Condo ADR - Part 1 - Introduction
Condominium ownership is becoming much more common all over North America. Nowhere is that more obvious than in the Greater Toronto Area where the changing skyline clearly confirms the fact that condominiums account for one of every three home sales.
Condo buyers range from first time home owners to experienced "downsizers" with a large range of sophistication and knowledge about condominiums. Many purchasers often lack information about the day to day realities of living in a condominium environment and as important how to deal with the inevitable conflicts that arise over time in what is, after all, a community in its own right.
There is constant pressure on real-estate lawyers to keep fees low. As a result often the declaration, bylaws and rules of the specific condominium corporation are not reviewed in any real detail with the purchasers. One experienced real estate lawyer recently estimated that to properly review the documents in connection with the purchase of a new condominium would cost between $3,000.00 and $5,000.00. Simply put, clients will not pay even remotely close to this amount as they see one real estate deal as the same as any other and want the lowest fees possible even in $1,000,000.00 purchases.
Because of this, most condo owners, and indeed many lawyers, are unaware of the impact of various rules and regulations on condominium ownership. They are also surprised to discover that alternative dispute resolution is mandated to deal with many disputes between unit owners and the condominium corporation.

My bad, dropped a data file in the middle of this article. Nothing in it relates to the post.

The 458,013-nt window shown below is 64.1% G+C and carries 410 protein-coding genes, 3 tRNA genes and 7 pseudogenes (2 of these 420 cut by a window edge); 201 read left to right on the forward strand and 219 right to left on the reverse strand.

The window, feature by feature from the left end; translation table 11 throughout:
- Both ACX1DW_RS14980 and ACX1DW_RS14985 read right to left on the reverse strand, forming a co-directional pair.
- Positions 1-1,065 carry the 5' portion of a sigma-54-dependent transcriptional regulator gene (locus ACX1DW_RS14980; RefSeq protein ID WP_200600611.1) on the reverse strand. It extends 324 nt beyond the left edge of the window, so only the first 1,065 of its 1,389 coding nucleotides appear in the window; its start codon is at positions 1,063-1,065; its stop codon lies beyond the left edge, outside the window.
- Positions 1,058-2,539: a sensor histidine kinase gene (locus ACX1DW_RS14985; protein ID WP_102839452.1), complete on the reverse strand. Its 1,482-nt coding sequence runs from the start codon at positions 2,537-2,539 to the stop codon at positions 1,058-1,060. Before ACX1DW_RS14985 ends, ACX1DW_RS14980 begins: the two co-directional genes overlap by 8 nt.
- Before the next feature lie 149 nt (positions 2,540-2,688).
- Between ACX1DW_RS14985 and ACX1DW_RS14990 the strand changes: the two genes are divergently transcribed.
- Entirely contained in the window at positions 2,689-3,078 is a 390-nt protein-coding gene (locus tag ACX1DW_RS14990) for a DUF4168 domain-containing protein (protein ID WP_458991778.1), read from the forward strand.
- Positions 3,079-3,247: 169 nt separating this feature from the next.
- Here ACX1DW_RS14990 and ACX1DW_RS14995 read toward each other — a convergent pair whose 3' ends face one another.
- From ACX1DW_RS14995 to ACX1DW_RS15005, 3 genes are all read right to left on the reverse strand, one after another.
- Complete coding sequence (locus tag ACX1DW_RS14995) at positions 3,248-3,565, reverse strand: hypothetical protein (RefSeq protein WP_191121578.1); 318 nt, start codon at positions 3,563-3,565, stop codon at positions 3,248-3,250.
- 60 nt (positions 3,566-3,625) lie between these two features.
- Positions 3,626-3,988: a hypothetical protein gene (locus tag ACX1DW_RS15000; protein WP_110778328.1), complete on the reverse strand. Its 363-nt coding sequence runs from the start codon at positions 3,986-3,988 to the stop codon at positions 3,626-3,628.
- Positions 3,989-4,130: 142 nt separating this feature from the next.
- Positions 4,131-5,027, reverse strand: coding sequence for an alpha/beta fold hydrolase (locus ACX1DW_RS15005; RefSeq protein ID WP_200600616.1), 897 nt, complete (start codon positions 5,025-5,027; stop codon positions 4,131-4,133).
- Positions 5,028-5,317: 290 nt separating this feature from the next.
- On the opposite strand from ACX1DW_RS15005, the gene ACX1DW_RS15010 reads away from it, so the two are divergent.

Section 132 of The Condominium Act, 1998 requires that the parties begin dispute resolution with mediation. If the mediation is not successful then arbitration must take place. If a party does not comply with the arbitrator's award then a court order to enforce it must be obtained. Unfortunately, the Act does not set out the procedure to be followed but many condominium corporations have passed specific rules to deal with this oversight and the allocation of expenses connected with mediation and arbitration.
It is also important that lawyers advising clients over participation, or indeed non-participation in dispute resolution regarding compliance matters, be aware that condominium corporations can collect their legal and other costs associated with compliance by treating them as common expenses attributed to the unit and enforcing payment through the placement of a lien against the unit.
Although there is some confusion in the case law over whether certain categories of disputes fall under the section 132 or whether disputants can avoid the section and go straight to court, there is no doubt that a wide range of disputes must be mediated and/or arbitrated. Many fall into the categories of "people, pets or parking" problems! More recent disputes have included issues over satellite dishes, hot tubs and decks.
Many types of other condominium disputes are not part of the mandatory mediation and arbitration requirements although a condominium corporation may also use mediation or arbitration to deal with matters not covered by the Act by including provisions in contracts with its suppliers, or other condominiums that require mediation and/or arbitration of disputes instead of going to court.
In my next newsletter, I will look at condominium mediation in more detail. The main point I would like to make is that condominium dispute resolution is not the same as "ordinary" dispute resolution through the civil litigation process. It requires that counsel, mediators and arbitrators involved be aware of the unique dynamics involved and have specific expertise in the condominium field.